“Working,” the new version of an older musical, based on the 1974 book by Studs Terkel, is an entertaining, often moving show that has much to offer for parents – and even for kids, if you can tolerate a few f-words sprinkled in, plus one testimonial from a prostitute.
If you go
Broadway Playhouse Theater is located in Water Tower Place, 175
Chestnut, two blocks north of Chicago Avenue and one block east of
Ticket prices range from .50 to .50.
For more information, call the Broadway in Chicago Ticket Line
at (800) 775-2000 or visit BroadwayinChicago.com.
The musical has gone through several revisions and re-adaptations over the past 33 years, but this one feels thoroughly up to date. Computers, cell phones, outsourcing, downsizing, hedge funds and the current economic downturn are all referenced. So is the old master himself, Studs, whose voice makes an appearance at the beginning in a tape of one of his interviews, asking ordinary working people to talk about what they do and how they feel about it.
The show, which runs 100 minutes with no intermission, builds slowly at first but soon hits its stride. There is no plot, but one fascinating character after another takes center stage to talk and sing about their work experience. Six cast members, three men and three women, play a total of 26 workers, ranging from iron worker to fast food clerk, stone mason, truck driver, home care worker, factory worker, housewife, office workers, teacher, union organizer and the aforementioned “working girl.” The profiles are based on Terkel’s interviews from the original book.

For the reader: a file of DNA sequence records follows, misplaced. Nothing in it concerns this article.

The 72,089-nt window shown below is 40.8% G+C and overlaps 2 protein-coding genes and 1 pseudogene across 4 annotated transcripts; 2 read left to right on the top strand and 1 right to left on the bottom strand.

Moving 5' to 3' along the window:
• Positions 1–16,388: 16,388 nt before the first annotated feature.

Covering a wide employment range, the overall effect is therapeutic, highlighting the dignity of work – or at any rate the dignity of all those who work. As one character puts it, “Jobs aren’t big enough for people.”
I suspect this material would lead to some pretty fascinating “what I want to be when I grow up” discussions with tweens or teens (at least one tween was spotted in the audience). Hopes and dreams are frequently referenced. And more than one vignette focuses on the connection between work and family. The iron worker who starts things off comes back in the end to sing, “My kid is my imprint. This is why I work. … I want my son to tell me he’s not going to be like me.” The housewife’s song is particularly poignant.
Though there are no recognizable hits, the songs are engaging, often funny and well performed. Highlights included the two composed by pop star James Taylor (“Brother Trucker” and “Millwork”), one of an ensemble of songwriters who contributed. The main creative force behind the show, however, was Stephen Schwarz, responsible for such musicals as “Godspell” and “Pippin” and the music for Disney’s animated film, “Pocahontas.”
The subject matter couldn’t be timelier, given the attention to unions lately in the media as well as the continuing high unemployment rate. This is a show well worth seeing.
Happily, it’s also quite convenient, with a parking garage that puts you directly in front of the theater entrance. With a validated ticket, it only costs $11 to park.